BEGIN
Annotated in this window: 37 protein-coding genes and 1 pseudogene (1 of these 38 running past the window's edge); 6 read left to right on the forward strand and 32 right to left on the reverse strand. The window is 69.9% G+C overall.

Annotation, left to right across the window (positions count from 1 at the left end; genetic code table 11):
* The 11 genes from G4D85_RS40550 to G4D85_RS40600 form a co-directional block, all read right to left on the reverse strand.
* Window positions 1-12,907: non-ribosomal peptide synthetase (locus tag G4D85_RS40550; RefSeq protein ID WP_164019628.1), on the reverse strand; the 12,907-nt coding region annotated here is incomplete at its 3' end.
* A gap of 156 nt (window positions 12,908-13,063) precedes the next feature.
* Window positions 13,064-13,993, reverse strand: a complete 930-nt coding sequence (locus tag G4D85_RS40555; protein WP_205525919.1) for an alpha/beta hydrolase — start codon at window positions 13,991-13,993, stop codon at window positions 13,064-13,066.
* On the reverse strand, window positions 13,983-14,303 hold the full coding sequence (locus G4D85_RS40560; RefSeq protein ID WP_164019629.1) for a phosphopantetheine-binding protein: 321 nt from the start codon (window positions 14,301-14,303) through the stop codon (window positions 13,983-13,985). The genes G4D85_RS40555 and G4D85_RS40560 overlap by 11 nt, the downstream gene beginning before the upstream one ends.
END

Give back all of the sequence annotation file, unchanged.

Annotated in this window: 37 protein-coding genes and 1 pseudogene (1 of these 38 running past the window's edge); 6 read left to right on the forward strand and 32 right to left on the reverse strand. The window is 69.9% G+C overall.

Annotation, left to right across the window (positions count from 1 at the left end; genetic code table 11):
* The 11 genes from G4D85_RS40550 to G4D85_RS40600 form a co-directional block, all read right to left on the reverse strand.
* Window positions 1-12,907: non-ribosomal peptide synthetase (locus tag G4D85_RS40550; RefSeq protein ID WP_164019628.1), on the reverse strand; the 12,907-nt coding region annotated here is incomplete at its 3' end.
* A gap of 156 nt (window positions 12,908-13,063) precedes the next feature.
* Window positions 13,064-13,993, reverse strand: a complete 930-nt coding sequence (locus tag G4D85_RS40555; protein WP_205525919.1) for an alpha/beta hydrolase — start codon at window positions 13,991-13,993, stop codon at window positions 13,064-13,066.
* On the reverse strand, window positions 13,983-14,303 hold the full coding sequence (locus G4D85_RS40560; RefSeq protein ID WP_164019629.1) for a phosphopantetheine-binding protein: 321 nt from the start codon (window positions 14,301-14,303) through the stop codon (window positions 13,983-13,985). The genes G4D85_RS40555 and G4D85_RS40560 overlap by 11 nt, the downstream gene beginning before the upstream one ends.